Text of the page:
Friday, July 5, 2013

Commentary on discrimination and the semi-open border

I have a new post up at Open Borders: The Case. Broadly, it's about the relationship between discrimination and immigration restrictions. It comes in two more or less orthogonal parts (I'd considered splitting it up into two separate posts). I'm fairly confident in the first part, about how racism has been an integral part of immigration restrictions in the US from the get-go.
Though I view it as strategically unwise--not to mention unfair and not altogether honest--to denounce immigration restrictions as inherently racist, it's also unwise to ignore the blatantly racist history of American immigration policies. Chris Hendrix has blogged about the first major restrictionist legislation, the Chinese Exclusion Act of 1882, but even before this, naturalization (as opposed to immigration) was restricted on explicitly racist grounds. The Naturalization Act of 1790 restricted naturalization to "free white persons" of "good moral character". This may not be surprising for a nation that allowed legal slavery of Africans and those of African descent for nearly a century, but this racial requirement was the law of the land until the Immigration and Nationality Act of 1952. Immigration isn't the same as citizenship, yet this unpalatable history is clearly relevant to today's discussions of immigrant assimilation (citizen or otherwise). 
[...] Explicit racism in immigration restrictions persisted after the Immigration and Naturalization Act of 1952 formally severed the concepts "American" and "white". In a curious collusion of Mexican emigration restrictionists and American immigration restrictionists, "Operation Wetback" was launched in 1954 to deport illegal Mexican immigrants and limit further Mexican immigration. The dangers, of course, are that a long history of racist justifications for immigration restrictions doesn't just disappear down the memory hole when the law is officially changed and that explicit racism in American immigration policy has merely been replaced by implicit racism. One place to start looking for such implicit discrimination would be in the federal Secure Communities program, which has been criticized for encouraging racial profiling.
I was on more unfamiliar ground in the second part of the post, where I started talking about class-based discrimination and how the distinction between low-skilled and high-skilled immigration is a manifestation of this kind of discrimination. I cheated a little bit because I don't think that the reluctance of folks to accept low-skilled immigrants always comes from the kind of politics of disgust I describe. There are legitimate differences in the economic cases for the two (or more) classes of immigrants and it's fair enough that people may be skeptical about some nontrivial welfare state economic effects without me impugning their motives. And yet, for me, mistrust of the foreigner, in immigration and other matters, is fundamentally about not recognizing the full and equal humanity of some Other, which is the same dynamic underpinning racism, classism, sexism, etc.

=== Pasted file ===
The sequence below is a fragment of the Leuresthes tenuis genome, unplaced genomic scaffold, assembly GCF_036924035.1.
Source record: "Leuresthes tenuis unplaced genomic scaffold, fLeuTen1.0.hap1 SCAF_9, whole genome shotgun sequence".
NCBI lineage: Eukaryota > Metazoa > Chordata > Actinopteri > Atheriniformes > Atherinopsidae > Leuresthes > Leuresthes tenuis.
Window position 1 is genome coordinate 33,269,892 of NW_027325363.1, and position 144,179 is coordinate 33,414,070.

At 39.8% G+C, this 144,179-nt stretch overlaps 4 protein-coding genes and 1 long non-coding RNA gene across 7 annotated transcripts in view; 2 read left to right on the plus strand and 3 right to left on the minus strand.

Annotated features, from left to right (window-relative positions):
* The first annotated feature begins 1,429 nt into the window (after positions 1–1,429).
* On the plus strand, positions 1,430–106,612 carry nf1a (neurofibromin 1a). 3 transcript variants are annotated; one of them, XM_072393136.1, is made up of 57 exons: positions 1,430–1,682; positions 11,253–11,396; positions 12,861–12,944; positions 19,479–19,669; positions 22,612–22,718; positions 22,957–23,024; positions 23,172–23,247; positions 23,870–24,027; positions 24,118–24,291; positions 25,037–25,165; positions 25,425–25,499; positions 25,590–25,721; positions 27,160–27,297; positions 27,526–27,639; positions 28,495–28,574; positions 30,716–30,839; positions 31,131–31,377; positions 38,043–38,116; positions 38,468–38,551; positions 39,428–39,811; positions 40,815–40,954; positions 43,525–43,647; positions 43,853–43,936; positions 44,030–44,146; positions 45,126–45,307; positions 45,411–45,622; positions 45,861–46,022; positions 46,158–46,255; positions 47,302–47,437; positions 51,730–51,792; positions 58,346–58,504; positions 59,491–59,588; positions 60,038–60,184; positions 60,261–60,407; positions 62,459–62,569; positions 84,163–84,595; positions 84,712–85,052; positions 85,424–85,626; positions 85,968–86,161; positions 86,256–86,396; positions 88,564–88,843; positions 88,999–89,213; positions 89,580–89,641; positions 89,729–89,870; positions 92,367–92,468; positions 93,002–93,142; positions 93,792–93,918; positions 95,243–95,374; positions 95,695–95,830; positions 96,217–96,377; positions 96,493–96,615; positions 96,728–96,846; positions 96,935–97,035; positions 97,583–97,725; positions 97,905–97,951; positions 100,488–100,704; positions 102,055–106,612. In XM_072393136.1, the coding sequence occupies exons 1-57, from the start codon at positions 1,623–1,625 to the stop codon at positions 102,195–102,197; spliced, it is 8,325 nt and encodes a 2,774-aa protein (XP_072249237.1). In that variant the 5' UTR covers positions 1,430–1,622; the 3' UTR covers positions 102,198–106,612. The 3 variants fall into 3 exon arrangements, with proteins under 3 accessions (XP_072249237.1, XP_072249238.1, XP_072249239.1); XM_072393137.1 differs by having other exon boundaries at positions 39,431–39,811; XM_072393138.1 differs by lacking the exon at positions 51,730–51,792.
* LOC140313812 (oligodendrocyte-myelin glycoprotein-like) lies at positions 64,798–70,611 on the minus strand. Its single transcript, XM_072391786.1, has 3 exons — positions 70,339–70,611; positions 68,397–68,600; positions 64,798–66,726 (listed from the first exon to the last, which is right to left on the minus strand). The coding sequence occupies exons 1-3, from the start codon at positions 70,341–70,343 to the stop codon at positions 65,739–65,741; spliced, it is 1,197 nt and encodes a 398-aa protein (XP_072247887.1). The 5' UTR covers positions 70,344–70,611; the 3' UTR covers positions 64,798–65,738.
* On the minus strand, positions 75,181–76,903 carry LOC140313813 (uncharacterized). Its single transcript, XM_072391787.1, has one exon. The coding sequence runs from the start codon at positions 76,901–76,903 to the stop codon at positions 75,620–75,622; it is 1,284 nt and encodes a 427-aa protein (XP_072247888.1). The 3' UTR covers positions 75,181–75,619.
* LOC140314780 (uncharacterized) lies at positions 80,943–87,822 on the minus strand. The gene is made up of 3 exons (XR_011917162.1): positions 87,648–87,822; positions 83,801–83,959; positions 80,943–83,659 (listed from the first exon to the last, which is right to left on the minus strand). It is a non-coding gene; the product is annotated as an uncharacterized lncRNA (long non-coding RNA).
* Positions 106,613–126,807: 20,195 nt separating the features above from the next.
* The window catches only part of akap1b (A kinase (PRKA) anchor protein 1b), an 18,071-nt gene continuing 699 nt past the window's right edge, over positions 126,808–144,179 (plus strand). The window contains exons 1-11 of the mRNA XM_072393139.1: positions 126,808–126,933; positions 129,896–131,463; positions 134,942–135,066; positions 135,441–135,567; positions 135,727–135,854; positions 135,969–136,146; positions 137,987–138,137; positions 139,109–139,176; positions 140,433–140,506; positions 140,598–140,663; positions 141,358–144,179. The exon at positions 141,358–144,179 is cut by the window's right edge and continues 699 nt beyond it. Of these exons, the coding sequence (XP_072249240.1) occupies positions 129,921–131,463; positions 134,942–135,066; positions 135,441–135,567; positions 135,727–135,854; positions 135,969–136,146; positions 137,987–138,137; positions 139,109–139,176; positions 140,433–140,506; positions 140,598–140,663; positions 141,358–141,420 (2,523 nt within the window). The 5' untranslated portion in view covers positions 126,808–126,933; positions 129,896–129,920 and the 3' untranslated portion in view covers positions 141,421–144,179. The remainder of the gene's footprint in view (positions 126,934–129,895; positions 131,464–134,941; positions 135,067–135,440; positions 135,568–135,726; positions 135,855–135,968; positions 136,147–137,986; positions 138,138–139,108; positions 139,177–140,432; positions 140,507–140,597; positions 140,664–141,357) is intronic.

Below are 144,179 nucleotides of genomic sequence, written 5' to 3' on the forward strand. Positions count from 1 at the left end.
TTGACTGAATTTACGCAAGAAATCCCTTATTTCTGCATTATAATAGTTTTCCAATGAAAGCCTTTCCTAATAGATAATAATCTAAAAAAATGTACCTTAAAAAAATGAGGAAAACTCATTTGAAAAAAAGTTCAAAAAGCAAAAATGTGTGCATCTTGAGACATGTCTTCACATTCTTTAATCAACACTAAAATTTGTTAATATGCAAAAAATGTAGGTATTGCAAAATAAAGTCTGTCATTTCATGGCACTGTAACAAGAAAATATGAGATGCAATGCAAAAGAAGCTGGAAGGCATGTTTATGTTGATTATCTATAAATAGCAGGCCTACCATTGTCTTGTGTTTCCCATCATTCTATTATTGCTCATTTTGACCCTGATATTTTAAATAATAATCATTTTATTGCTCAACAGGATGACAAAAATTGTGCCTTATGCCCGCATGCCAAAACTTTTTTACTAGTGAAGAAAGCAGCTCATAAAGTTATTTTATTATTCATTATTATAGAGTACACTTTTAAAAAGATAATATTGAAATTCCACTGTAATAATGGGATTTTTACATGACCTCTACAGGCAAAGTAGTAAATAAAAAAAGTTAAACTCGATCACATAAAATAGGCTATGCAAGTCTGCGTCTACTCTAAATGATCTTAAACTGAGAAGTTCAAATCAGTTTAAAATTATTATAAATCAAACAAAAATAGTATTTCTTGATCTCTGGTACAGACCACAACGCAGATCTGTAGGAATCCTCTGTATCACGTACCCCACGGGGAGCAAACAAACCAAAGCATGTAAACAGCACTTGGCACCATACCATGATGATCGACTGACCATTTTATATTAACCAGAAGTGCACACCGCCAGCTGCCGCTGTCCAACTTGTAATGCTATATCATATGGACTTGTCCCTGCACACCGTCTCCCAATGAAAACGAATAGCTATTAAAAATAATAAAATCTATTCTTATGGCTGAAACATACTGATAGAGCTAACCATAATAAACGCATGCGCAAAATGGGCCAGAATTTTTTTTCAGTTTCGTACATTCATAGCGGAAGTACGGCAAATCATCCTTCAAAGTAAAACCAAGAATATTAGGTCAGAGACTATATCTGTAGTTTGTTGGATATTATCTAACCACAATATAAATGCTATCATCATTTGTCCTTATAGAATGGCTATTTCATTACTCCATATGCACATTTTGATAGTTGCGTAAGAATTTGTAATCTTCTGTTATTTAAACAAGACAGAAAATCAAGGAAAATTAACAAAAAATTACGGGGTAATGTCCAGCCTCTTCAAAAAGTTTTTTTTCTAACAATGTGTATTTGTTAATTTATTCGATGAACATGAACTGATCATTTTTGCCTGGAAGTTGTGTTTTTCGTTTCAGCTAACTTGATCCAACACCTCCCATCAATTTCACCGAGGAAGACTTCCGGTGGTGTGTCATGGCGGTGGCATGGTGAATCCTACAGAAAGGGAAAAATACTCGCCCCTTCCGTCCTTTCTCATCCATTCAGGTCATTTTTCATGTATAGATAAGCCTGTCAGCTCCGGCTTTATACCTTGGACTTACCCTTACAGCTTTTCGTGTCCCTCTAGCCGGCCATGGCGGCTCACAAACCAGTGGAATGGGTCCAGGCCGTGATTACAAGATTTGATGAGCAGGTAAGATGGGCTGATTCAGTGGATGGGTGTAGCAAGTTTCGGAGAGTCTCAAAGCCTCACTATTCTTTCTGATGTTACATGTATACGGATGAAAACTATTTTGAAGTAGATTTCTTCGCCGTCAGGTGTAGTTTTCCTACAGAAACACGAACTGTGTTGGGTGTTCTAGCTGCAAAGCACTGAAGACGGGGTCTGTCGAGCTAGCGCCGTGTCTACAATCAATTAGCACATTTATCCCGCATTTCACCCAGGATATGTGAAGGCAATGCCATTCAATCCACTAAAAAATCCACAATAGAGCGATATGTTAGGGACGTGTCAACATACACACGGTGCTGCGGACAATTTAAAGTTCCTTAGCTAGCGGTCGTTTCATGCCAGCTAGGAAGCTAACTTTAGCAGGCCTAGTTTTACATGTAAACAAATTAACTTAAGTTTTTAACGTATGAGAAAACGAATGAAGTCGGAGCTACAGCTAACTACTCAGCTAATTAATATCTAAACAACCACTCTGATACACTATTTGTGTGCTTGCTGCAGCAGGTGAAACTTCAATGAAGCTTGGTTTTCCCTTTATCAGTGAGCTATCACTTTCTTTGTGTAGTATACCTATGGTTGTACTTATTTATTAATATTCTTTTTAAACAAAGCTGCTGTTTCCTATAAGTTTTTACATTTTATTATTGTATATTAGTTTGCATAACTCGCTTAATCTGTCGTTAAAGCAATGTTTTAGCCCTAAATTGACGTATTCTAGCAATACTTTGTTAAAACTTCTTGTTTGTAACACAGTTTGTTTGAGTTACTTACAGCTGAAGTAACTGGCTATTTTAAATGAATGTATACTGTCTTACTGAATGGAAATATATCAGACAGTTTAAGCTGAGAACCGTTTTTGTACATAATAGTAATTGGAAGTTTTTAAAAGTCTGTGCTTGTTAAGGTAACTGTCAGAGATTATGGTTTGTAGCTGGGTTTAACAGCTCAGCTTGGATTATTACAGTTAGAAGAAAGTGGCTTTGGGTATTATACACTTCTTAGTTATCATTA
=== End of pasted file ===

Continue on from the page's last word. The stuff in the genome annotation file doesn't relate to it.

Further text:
Another, more subtle kind of discrimination is at play in the modern immigration debate, even in more enlightened quarters: discrimination against lower classes. A recent incarnation of this is the moralized evocation and denunciation of a "moocher class" composed of the lazy poor who take handouts from the government and give nothing back to society in return. The reality is somewhat different, with many upper class individuals failing to realize when they have benefited from government programs. As with racial discrimination, discrimination by socioeconomic class makes generalizations about large groups of individuals and judges them to be somehow worth just a little less than the dominant group.
[...] The low-skilled migration restrictionists do not seem to be concerned with removing poverty so much as with removing poverty from view. I suspect the distinction between low- and high-skilled immigrants is really a euphemism for discriminating against poor and lower class immigrants. High-skilled immigrants, regardless of absolute wealth levels, are usually richer than low-skilled immigrants and they are certainly more educated. High-skilled immigrants have grown up in families that would be considered culturally elite or at least middle class in their countries of origin (this is how they attained the human capital to qualify as "skilled"). As such, high-skilled workers will more easily fit into "nice" parts of the rich world, like suburbs and medical schools. And they will do the host country the benefit of adding diversity to these institutions, making them appear more inclusive while still keeping out the riff-raff. They will not need to live in dense slums many-to-a-room in living conditions middle class natives find distasteful.
I would love to read more about this dynamic. The idea that middle- and upper-class people don't even realize they're the beneficiaries of government programs is telling, and I wonder how often policies benefiting the more comfortable classes are cloaked to prevent their recognition as transfer programs while policies aimed at the poor are kept nakedly apparent as wealth transfers. This is certainly the case with things like the mortgage interest rate deduction. As a (comfortably middle-class) buddy put it. "I should have to stand in line at a run down public building to get a mortgage tax rebate check. And they should drug test me too. Otherwise I might just spend it on crack."

Anyway, read the whole thing at the Open Borders blog and tell me what you think.